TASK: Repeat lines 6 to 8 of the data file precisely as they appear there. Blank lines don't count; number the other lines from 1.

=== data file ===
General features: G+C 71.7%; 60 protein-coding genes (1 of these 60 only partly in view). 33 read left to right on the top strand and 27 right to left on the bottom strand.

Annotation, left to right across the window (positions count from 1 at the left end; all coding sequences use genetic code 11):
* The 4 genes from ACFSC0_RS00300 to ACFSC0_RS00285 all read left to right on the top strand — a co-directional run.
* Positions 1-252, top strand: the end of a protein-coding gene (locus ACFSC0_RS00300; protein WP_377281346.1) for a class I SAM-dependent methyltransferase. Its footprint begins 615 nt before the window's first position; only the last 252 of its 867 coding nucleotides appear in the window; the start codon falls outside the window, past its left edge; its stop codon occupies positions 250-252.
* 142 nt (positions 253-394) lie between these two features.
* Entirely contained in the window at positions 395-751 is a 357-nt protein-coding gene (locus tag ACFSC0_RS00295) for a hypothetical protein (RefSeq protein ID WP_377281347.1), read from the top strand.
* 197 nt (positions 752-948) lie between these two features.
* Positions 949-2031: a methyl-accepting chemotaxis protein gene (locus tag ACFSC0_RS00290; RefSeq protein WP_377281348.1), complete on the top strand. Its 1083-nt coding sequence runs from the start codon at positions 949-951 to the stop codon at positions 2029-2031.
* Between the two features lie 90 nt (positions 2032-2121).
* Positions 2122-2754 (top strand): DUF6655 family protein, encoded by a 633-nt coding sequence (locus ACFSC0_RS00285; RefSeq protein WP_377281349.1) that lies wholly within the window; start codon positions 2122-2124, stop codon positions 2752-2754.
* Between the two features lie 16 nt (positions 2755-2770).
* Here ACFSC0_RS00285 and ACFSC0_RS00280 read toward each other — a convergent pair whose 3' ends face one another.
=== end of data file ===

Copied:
* Entirely contained in the window at positions 395-751 is a 357-nt protein-coding gene (locus tag ACFSC0_RS00295) for a hypothetical protein (RefSeq protein ID WP_377281347.1), read from the top strand.
* 197 nt (positions 752-948) lie between these two features.
* Positions 949-2031: a methyl-accepting chemotaxis protein gene (locus tag ACFSC0_RS00290; RefSeq protein WP_377281348.1), complete on the top strand. Its 1083-nt coding sequence runs from the start codon at positions 949-951 to the stop codon at positions 2029-2031.